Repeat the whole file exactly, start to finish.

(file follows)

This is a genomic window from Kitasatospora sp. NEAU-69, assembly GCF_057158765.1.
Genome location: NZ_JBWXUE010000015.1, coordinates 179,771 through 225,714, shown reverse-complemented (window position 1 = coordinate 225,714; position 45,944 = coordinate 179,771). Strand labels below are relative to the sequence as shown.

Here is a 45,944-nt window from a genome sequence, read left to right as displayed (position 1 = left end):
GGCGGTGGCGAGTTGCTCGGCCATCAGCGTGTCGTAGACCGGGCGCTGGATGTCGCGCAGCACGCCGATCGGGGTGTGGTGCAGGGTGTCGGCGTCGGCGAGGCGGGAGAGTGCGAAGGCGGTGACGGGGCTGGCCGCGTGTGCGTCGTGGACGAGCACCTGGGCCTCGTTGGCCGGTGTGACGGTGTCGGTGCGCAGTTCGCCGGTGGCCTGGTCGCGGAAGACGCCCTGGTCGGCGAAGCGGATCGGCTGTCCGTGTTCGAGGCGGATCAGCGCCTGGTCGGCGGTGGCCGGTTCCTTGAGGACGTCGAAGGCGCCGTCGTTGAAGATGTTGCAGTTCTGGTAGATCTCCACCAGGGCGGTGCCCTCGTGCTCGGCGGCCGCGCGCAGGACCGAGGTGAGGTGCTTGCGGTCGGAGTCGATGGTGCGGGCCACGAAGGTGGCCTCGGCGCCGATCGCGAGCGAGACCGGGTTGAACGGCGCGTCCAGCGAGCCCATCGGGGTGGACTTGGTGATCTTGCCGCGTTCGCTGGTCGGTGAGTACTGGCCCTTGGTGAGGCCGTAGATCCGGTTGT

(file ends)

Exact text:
This is a genomic window from Kitasatospora sp. NEAU-69, assembly GCF_057158765.1.
Genome location: NZ_JBWXUE010000015.1, coordinates 179,771 through 225,714, shown reverse-complemented (window position 1 = coordinate 225,714; position 45,944 = coordinate 179,771). Strand labels below are relative to the sequence as shown.

Here is a 45,944-nt window from a genome sequence, read left to right as displayed (position 1 = left end):
GGCGGTGGCGAGTTGCTCGGCCATCAGCGTGTCGTAGACCGGGCGCTGGATGTCGCGCAGCACGCCGATCGGGGTGTGGTGCAGGGTGTCGGCGTCGGCGAGGCGGGAGAGTGCGAAGGCGGTGACGGGGCTGGCCGCGTGTGCGTCGTGGACGAGCACCTGGGCCTCGTTGGCCGGTGTGACGGTGTCGGTGCGCAGTTCGCCGGTGGCCTGGTCGCGGAAGACGCCCTGGTCGGCGAAGCGGATCGGCTGTCCGTGTTCGAGGCGGATCAGCGCCTGGTCGGCGGTGGCCGGTTCCTTGAGGACGTCGAAGGCGCCGTCGTTGAAGATGTTGCAGTTCTGGTAGATCTCCACCAGGGCGGTGCCCTCGTGCTCGGCGGCCGCGCGCAGGACCGAGGTGAGGTGCTTGCGGTCGGAGTCGATGGTGCGGGCCACGAAGGTGGCCTCGGCGCCGATCGCGAGCGAGACCGGGTTGAACGGCGCGTCCAGCGAGCCCATCGGGGTGGACTTGGTGATCTTGCCGCGTTCGCTGGTCGGTGAGTACTGGCCCTTGGTGAGGCCGTAGATCCGGTTGT